This manual is the first one that focuses on the Tibetan technique of moxibustion, an external therapy that uses the power of heat to stimulate a curative effect. A widespread form of traditional healing in the East, moxibustion is one of the most ancient medical therapies. Known as a branch of Chinese medicine, moxibustion was originally practiced in Shang Shung, a kingdom predating Tibet whose existence can be traced back to four thousand years ago. Healing with Fire is a comprehensive compendium of the five hundred most important and effective moxibustion points in the Tibetan and Shang Shung system, with an emphasis on practical instructions for readers with varying levels of expertise in the healing arts. The book is the culmination of decades of painstaking research by Professor Choegyal Namkhai Norbu, who has gathered knowledge from ancient scriptures ranging from the well-known Four Medical Tantras to recondite manuscripts found in the caves of Tun-Huang. The book features twenty-five original drawings illustrating the positions of the individual points, as well as an index of indications to facilitate the identification of points for the treatment of specific medical conditions. It includes an appendix that discusses arcane astrological factors frequently taken into consideration in Tibetan traditional medicine.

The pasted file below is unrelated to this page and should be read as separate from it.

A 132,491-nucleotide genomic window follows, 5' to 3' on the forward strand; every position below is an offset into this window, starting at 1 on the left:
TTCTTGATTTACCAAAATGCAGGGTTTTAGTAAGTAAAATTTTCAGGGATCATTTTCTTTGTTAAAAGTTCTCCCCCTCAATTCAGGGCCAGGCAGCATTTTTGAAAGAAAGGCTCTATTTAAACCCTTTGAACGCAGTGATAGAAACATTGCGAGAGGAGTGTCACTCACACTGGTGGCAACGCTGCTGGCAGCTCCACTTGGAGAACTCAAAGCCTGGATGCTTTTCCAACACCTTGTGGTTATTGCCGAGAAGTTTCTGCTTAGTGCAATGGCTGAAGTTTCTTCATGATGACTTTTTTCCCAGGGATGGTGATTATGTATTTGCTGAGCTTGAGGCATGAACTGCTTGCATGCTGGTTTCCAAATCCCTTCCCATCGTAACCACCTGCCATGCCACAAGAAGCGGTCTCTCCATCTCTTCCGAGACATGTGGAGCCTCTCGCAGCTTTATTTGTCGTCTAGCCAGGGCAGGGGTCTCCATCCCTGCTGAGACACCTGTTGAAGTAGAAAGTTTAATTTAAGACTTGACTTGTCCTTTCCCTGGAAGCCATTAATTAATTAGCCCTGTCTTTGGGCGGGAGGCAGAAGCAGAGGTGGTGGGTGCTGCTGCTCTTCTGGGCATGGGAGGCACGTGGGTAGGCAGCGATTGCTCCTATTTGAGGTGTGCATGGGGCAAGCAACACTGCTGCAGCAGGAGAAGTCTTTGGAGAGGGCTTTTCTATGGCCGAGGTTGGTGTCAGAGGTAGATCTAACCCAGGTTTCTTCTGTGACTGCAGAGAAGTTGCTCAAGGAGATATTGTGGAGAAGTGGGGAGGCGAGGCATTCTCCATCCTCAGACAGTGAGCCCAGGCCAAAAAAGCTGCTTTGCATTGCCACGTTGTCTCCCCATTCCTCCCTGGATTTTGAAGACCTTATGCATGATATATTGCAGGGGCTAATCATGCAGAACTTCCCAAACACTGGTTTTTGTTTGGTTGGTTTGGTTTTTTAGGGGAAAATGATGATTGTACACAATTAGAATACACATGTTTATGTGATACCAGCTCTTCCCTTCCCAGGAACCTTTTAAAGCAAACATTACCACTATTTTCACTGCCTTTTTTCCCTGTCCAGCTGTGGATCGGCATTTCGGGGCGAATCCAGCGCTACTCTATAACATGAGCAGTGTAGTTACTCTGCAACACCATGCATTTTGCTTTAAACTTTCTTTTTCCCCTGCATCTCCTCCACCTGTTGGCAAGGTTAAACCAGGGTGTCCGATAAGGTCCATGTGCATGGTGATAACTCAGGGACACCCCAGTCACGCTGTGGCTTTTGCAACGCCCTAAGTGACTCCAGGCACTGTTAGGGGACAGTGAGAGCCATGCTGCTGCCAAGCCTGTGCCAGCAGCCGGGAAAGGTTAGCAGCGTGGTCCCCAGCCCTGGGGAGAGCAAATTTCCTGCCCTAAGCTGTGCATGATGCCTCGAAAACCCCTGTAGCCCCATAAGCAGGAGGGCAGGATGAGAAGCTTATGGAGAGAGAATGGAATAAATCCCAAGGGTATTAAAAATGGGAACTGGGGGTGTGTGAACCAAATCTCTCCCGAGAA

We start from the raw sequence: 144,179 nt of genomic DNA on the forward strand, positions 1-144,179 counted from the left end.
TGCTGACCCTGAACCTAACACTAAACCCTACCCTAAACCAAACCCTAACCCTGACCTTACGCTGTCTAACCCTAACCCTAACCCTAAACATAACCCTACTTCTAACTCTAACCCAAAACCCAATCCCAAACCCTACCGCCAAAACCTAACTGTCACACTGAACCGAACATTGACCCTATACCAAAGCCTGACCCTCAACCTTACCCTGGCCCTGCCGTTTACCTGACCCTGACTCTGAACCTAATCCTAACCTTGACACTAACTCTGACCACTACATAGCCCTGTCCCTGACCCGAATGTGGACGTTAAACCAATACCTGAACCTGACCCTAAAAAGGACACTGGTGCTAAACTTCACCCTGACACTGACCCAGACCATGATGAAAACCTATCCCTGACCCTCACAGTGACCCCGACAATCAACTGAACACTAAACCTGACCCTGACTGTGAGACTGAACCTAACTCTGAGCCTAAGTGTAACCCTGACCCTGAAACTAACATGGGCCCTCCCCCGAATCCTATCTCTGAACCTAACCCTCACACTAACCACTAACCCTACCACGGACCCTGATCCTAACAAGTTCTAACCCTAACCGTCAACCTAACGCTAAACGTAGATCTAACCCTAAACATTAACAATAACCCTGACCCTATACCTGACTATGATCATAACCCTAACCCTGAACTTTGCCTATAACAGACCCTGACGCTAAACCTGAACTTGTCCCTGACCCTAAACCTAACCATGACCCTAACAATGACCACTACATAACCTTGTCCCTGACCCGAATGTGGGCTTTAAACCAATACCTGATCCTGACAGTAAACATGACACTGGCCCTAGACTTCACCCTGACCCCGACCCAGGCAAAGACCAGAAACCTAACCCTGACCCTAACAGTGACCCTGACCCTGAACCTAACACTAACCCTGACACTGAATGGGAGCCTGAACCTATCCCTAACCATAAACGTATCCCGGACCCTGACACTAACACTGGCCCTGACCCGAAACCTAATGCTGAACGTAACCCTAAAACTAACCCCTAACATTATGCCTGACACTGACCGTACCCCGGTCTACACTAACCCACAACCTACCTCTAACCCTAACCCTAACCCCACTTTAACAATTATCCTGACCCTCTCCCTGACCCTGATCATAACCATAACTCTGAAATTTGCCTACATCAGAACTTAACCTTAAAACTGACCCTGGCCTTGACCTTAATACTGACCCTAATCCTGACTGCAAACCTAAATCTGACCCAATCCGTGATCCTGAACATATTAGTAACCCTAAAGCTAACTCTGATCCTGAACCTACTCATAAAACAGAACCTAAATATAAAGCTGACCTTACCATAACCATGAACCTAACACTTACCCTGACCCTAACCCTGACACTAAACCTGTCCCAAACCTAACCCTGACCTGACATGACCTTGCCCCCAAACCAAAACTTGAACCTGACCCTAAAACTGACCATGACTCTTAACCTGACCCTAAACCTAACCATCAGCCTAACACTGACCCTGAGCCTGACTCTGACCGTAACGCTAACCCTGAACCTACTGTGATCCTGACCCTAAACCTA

Activity description

Activity 4.1:

Editing of the books

Activity 4.2:

Graphic design for the cover

Activity 4.3:

Selection of the pictures and drawings to be included in the texts

Activity 4.4:

Request of three quotations to three different printing houses

Activity 4.5:

Selection of the printing house

Activity 4.6:

Signature of the contract to publish the books

Activity 4.7:

Printing of the books

Activity 4.8:

Transportation of the books to Xining. The texts will be distributed by truck and mail shipment to relevant cultural institutions of Qinghai and ChinaStorage of the books